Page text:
Emerging Human Embryo Market Poses Moral and Ethical Dilemmas

Published May 1, 2008

What is a human life worth?

For centuries, that question has been asked in the context of the cost of keeping people alive. In recent years, however, it has expanded to include the value of creating people in other than the natural manner–the “businesses” of sperm donation, artificial insemination, in-vitro fertilization, and cloning.

Now the issue has broadened yet again. What about the “business”–now a $3 billion per year trade–of women selling their eggs?

Eggs for Sale

This new issue involves two major questions. First, what are the long-term effects on a woman who sells her eggs? Let’s face it–donating sperm is, as a matter of physiology, a transient thing. Harvesting eggs is not.

Second, should a woman be able to sell her eggs in the same way other people sell their organs, such as kidneys, as a part of her body with which she’s free to do as she chooses? Eggs are not kidneys–but neither are they sperm.

“We’re not going to know all the effects of women selling their eggs for at least 10 years or more,” noted Jane Orient, M.D., executive director of the Association of American Physicians and Surgeons. “We don’t know the long-term consequences of the powerful drugs and surgery [necessary] to obtain the eggs. How many women are selling their chances of motherhood for a few thousand dollars?”

‘Designer Babies’

It is one thing to sell eggs to women or couples who can’t have children of their own. It is quite another thing altogether to “design” babies.

As science marches on, mankind may reach–or may already have reached–a critical point where the hazards and risks of some new technologies outweigh the benefits.

But new life is already for sale, and a $3 billion human egg industry booms. There is a new kind of brokerage firm in our new world, agencies that assemble databases of young women and market their eggs to customers who want a baby and can’t produce one.

‘Donor Shopping’

Egg brokers charge around $16,500 per egg, which includes a fee of $4,000 or more for the egg donor. A donor must inject herself with fertility drugs every day for six weeks, and a woman who has successfully produced eggs three or four times can receive up to $8,000.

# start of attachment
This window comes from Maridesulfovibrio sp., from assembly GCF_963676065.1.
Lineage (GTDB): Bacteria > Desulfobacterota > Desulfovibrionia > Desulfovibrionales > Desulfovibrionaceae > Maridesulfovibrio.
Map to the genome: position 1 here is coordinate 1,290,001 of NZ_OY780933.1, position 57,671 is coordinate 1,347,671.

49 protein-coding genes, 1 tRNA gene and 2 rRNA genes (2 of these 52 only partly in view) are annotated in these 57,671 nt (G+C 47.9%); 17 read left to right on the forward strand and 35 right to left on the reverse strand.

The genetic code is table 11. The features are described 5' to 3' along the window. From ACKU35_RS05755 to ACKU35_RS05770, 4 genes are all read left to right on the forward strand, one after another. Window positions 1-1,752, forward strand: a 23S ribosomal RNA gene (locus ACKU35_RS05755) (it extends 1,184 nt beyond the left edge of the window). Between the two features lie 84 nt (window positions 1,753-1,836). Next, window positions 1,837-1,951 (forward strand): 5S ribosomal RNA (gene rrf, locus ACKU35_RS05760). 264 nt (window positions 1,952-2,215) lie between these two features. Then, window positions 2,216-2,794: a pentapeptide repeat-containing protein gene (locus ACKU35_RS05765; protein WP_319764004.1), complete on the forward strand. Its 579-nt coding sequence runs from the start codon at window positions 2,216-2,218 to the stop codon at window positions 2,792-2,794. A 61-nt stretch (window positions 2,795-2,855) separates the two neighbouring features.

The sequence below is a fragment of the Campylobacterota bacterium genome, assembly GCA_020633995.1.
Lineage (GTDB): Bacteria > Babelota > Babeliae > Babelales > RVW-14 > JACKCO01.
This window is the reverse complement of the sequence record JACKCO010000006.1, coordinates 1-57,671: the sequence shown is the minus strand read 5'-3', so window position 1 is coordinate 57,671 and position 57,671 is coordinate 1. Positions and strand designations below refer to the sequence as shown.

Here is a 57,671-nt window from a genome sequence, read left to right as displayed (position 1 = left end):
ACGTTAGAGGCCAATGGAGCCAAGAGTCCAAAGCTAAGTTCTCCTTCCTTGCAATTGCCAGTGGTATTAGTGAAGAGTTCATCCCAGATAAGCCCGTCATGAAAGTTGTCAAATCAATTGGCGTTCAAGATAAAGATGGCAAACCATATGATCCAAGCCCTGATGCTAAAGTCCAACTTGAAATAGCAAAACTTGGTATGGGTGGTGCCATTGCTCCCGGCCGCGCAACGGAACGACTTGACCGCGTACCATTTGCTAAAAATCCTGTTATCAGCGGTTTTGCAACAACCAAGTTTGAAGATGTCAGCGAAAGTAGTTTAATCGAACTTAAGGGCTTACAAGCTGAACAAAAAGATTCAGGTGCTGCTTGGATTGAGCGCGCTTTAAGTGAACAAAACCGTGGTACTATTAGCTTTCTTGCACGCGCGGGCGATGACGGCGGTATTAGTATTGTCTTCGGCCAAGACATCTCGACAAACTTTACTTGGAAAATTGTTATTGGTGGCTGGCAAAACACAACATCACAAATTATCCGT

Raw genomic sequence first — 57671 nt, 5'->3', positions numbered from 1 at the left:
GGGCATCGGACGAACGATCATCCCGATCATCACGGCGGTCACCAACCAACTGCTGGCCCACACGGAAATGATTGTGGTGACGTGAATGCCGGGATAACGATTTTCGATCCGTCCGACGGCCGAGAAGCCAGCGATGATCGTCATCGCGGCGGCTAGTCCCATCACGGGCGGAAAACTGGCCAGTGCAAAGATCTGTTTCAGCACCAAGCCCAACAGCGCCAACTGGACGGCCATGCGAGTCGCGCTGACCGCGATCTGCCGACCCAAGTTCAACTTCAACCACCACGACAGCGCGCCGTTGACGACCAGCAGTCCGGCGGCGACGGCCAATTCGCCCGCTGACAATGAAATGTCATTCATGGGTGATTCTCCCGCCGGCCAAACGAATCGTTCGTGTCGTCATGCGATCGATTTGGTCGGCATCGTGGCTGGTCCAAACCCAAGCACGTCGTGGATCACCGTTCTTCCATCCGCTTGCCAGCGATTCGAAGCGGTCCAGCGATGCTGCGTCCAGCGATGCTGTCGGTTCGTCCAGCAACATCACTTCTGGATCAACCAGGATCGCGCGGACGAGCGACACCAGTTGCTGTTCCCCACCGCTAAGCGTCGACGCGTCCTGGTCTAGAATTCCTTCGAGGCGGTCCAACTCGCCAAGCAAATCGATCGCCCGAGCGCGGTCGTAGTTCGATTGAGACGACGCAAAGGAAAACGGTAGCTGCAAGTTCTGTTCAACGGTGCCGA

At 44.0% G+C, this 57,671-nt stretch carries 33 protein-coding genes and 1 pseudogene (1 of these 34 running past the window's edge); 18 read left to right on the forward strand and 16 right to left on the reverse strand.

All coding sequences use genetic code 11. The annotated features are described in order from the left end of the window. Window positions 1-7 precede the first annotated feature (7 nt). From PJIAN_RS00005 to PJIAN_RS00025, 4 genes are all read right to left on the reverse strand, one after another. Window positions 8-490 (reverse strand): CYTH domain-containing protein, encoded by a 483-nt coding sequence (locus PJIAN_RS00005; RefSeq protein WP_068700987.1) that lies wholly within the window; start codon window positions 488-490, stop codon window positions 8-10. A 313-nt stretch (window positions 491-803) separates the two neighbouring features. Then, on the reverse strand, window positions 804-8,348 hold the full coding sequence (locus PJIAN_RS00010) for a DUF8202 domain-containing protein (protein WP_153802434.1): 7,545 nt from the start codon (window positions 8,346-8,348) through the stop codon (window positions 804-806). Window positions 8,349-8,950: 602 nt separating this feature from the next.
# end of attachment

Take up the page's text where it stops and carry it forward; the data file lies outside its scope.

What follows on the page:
Some of these agencies offer their customers photographs and information about donors’ hobbies, education, and religion, along with health screening, so customers can pick their donor. Other agencies consider “donor shopping” for “designer babies” unethical; they assign a donor on the basis of a few genetic traits.

One recent donor–identified only as “donor 8447”–produced 16 eggs during a single cycle, according to an October 22, 2007 story in the Minneapolis Star-Tribune. Some of the embryos that were created were implanted, and some were frozen. “I think it’s great,” the story quoted her as saying. “Men have always been able to spread their genes. Now I can spread my genes.” One wonders when men will begin to demand equal pay for equal DNA.

The outcome of these “miracles for sale” is not always happy. Some clients have held a newborn in their arms and said, “I don’t feel attached to my child,” according to University of Minnesota psychologist Linda Hammer Burns. In some cases, parents divorcing years after the children are born use the means of their conception as emotional weapons in bitter legal fights, according to the Star-Tribune.

Advancing Understanding

Infertile women who create embryos for freezing tend to view them with much less solicitude than donor 8447.

Anne Drapkin Lyerly of Duke University Medical Center and Ruth R. Faden of the Johns Hopkins Berman Institute of Bioethics wrote last year in Science magazine, “Our data suggest that for most of the individuals who create embryos in hopes of having a baby, the preference is not that their remaining embryos have a chance at life, but rather that they be used in a way (research, and if not, simply destruction) that ensures that they do not.”

More than half would donate their embryos for research in the belief that “scientific progress justifies the instrumental use of early human life.” Only around 20 percent would donate to another couple, suggesting “there are deep responsibilities to one’s own embryos.” These responsibilities preclude allowing them to develop into children without the knowledge, participation, or love of those who created them.

DNA Roulette

About 400,000 human embryos are currently cryo-preserved in the United States. This number is expected to increase rapidly as news of egg brokerage houses becomes more widespread. Eventually, someone will ask whether frozen embryos have “rights” even though they are not in a woman’s body.

Medicine has continued to create new ethical and moral dilemmas in the name of scientific advancement. Playing genetic DNA roulette entails accepting significant risk–as well as the knowledge that many more risks will not be known until we learn of them the hard way.

Michael Arnold Glueck, M.D. ([email protected]) is a visiting fellow in economics and citizenship at the International Trade Education Foundation of the Washington International Trade Council.